Fiscal Responsibility Act no more than a speed bump
The Fiscal Responsibility Act resolved the debt ceiling standoff and ended a short-term crisis — but it sets up a momentous challenge for whoever is elected president in 2024. The act suspends the ceiling until Jan. 2, 2025, at which time the new ceiling becomes whatever is the then-outstanding amount of national debt.
That means we will hit the new ceiling on the very day it is established, and the president-elect will start his term in the middle of a new debt crisis.
The only upside of the new law is that it will probably set the terms of debate in the 2024 presidential and congressional elections. It will force the presidential candidates to address what they will do on Inauguration Day in 2025, when the nation will be 18 days into a new suspension of borrowing.
The new ceiling is likely to be about $35.4 trillion, after a staggering $4 trillion of borrowing on top of the old debt ceiling of $31.4 trillion. The likely federal deficit — and borrowing — for this fiscal year ending September 30 is about $2 trillion, after having reached a $1.1 trillion deficit at mid-year, according to the March Monthly Treasury Statement.
We had borrowed $535 billion this fiscal year before hitting the old ceiling in January, leaving $1.5 trillion yet to be borrowed by fiscal yearend. Add to that another $2.5 trillion of debt over the following 15 months through December 2024, and we’re at $35.4 trillion. We are already well on the way, having borrowed [$575] billion in just the two weeks since enactment of the FRA. While the Congressional Budget Office projects just a $1.5 trillion deficit this year, it has not adjusted for weak April tax receipts that were “$275 billion less than the CBO anticipated,” nor has it adjusted for significantly higher interest on the national debt. See below.
As for the Fiscal Responsibility Act, it barely amounts to a speed bump in face of that torrid pace of deficit spending and borrowing. The CBO has scored the FRA as saving only $150 billion annually over a decade. That’s baby steps, even if in the right direction.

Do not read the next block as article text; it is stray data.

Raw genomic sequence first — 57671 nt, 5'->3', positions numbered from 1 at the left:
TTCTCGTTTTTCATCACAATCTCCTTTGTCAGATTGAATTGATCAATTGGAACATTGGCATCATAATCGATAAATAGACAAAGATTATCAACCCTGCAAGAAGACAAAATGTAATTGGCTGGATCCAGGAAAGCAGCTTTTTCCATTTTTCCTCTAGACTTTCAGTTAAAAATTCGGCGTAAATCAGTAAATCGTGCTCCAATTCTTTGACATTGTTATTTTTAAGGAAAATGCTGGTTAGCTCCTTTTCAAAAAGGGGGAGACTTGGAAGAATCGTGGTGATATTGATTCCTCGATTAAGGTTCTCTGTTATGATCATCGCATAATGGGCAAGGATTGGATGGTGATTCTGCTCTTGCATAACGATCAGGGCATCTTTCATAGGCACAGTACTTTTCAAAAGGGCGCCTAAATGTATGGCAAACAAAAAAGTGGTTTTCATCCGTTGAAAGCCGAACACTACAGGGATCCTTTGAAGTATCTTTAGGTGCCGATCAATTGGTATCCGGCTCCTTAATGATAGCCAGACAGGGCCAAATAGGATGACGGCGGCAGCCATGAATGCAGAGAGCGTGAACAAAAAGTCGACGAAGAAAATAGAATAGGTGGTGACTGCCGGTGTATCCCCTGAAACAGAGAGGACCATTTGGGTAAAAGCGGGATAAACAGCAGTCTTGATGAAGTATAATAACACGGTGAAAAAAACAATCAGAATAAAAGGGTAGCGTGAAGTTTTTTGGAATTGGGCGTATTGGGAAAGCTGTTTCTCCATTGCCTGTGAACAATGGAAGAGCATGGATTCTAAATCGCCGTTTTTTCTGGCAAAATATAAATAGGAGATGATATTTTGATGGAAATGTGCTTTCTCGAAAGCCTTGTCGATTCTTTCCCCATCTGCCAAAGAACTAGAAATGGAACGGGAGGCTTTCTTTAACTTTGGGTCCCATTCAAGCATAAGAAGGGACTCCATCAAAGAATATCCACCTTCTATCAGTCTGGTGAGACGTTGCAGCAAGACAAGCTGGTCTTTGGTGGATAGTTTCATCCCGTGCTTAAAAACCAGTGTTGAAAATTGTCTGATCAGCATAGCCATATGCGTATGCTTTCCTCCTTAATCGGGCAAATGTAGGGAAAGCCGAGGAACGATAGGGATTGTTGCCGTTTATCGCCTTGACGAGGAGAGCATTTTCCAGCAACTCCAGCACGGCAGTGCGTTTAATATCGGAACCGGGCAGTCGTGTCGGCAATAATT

Further cuts may emerge either from the reimposition of the regular appropriation process that the FRA mandates or from the penalty of a 1% across-the-board cut in all discretionary spending absent regular process. Even if the penalty works, significant cuts are unlikely, since the 1% penalty serves to set a 1% maximum amount for cuts.
The FRA does freeze deficit spending, but it doesn’t reduce it in any material way. Not after President Biden and the Democrats fought to protect their wild deficit spending. Apparently, they don’t realize that deficit spending on the scale currently prevailing
will lead to the elimination of their progressive programs. Interest on the national debt will squeeze them out.
Net interest on the national debt is the fastest growing item in the federal budget. Soon, it will be the largest item, surpassing Social Security.
In fiscal 2021, net interest was $352 billion; in fiscal 2022, $475 billion. In fiscal 2023, it has already reached an annualized pace of $680 billion over the last three months, per Monthly Treasury Statements. Net interest is not even close to its near-term peak.
Most of the Federal Reserve’s interest rate hikes have been in effect for less than a year. The embedded interest on the $24.6 trillion of publicly held debt outstanding before FRA ($31.4 trillion less $6.8 trillion in government trust accounts) was about 2.8 percent ($680 billion divided by $24.6 trillion). That is far below current interest rates of 5.25 percent on short-term Treasury bills and about 3.8 percent on long-term Treasury bonds.
After $4 trillion of additional borrowing, publicly held debt will rise to about $28.6. If the embedded interest rate on that $28.6 trillion of debt has risen to just 3.5 percent, the annualized interest cost will be about $1.0 trillion. The CBO, in contrast, projects an average embedded interest rate of only 2.9% and only $745 billion of interest cost for fiscal 2024.
The increased interest cost of $745 billion to $1 trillion will have to be taken from other spending categories every year, or the new debt ceiling will have to be raised by yet another enormous amount. Thus, the debate in the autumn of 2024.
Speaker McCarthy is to be commended for steering the passage of FRA, including engineering its passage overwhelmingly on Democrat votes. This positions Democrats, rightly, as supporting only baby steps in restraining their runaway deficit spending that is fueling massive increases in debt, skyrocketing interest costs and corrosive inflation.
So now Republicans have an opportunity to lead a great national debate about the nation’s unsustainable fiscal path and convince the nation to take the giant steps that are needed.
This column appeared originally in The New York Sun.
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